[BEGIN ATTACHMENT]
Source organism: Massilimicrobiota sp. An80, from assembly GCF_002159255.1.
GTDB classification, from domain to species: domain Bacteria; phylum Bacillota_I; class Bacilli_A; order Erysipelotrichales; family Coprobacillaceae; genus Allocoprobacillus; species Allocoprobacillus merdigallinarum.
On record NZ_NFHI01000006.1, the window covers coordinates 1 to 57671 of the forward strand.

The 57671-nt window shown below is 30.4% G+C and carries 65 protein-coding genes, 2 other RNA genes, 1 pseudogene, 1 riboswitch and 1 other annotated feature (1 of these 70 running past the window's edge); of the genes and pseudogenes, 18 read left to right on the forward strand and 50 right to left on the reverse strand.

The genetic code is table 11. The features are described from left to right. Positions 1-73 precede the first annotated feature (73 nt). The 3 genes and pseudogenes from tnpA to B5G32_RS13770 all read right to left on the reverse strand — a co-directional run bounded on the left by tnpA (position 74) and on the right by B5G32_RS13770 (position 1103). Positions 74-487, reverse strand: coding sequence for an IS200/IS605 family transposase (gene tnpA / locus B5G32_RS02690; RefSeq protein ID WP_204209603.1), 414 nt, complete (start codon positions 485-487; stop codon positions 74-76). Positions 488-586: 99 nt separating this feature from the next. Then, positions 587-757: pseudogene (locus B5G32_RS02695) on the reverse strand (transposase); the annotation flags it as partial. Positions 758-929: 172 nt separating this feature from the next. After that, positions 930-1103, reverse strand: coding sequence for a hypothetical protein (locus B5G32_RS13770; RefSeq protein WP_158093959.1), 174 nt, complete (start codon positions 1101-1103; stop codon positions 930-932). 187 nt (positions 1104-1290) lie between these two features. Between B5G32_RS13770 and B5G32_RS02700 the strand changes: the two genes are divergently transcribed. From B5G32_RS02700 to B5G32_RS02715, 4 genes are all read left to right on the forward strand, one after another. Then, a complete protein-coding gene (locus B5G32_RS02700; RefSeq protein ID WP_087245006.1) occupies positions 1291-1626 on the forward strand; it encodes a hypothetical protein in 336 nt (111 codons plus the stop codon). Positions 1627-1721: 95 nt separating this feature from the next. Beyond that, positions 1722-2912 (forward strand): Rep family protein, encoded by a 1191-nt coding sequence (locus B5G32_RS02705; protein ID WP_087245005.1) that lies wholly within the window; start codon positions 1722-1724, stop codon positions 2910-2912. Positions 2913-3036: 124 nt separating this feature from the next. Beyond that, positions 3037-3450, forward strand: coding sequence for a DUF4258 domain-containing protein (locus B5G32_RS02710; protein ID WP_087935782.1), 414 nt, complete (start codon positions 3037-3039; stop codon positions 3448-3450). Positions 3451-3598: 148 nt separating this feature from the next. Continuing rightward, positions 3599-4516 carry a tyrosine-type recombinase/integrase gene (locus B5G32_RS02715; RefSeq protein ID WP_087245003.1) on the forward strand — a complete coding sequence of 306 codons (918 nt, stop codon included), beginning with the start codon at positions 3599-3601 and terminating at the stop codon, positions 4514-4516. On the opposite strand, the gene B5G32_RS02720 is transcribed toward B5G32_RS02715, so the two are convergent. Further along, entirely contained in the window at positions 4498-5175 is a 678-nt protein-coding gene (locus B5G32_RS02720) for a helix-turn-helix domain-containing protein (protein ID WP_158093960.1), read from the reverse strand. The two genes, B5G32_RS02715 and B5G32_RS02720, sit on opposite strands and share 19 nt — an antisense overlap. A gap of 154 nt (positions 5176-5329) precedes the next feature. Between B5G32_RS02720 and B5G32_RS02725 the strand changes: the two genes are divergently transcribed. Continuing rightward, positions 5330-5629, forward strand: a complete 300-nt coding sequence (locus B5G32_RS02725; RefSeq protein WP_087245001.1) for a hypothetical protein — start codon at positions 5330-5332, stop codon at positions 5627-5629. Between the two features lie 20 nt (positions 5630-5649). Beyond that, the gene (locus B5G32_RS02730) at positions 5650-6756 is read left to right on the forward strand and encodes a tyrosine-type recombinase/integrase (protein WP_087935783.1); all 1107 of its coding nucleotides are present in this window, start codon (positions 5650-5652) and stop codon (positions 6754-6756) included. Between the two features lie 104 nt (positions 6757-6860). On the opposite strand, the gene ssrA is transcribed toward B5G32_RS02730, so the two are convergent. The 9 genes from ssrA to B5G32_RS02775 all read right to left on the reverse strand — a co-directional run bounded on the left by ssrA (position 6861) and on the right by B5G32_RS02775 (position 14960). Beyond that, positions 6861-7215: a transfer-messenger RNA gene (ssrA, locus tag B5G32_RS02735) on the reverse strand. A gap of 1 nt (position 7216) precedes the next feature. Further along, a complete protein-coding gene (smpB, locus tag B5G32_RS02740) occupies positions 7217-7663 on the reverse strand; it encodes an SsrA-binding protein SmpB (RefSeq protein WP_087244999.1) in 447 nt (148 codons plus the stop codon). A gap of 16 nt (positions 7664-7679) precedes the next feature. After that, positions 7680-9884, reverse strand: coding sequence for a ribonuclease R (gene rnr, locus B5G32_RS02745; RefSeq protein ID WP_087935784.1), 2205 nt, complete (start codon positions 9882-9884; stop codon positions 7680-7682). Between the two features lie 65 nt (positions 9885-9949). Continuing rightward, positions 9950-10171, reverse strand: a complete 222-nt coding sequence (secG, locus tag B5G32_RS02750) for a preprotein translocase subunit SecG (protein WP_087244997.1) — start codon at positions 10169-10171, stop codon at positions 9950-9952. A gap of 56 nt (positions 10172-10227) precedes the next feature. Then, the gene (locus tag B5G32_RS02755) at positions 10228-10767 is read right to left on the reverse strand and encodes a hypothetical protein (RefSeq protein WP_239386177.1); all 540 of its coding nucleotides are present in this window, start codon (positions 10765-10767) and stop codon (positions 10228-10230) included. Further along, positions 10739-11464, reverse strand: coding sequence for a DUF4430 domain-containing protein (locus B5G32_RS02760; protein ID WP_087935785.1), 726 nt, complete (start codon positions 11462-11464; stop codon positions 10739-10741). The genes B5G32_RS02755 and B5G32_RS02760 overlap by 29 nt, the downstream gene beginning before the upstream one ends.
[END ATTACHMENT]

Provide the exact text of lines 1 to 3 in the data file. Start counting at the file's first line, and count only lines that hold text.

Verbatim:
Source organism: Massilimicrobiota sp. An80, from assembly GCF_002159255.1.
GTDB classification, from domain to species: domain Bacteria; phylum Bacillota_I; class Bacilli_A; order Erysipelotrichales; family Coprobacillaceae; genus Allocoprobacillus; species Allocoprobacillus merdigallinarum.
On record NZ_NFHI01000006.1, the window covers coordinates 1 to 57671 of the forward strand.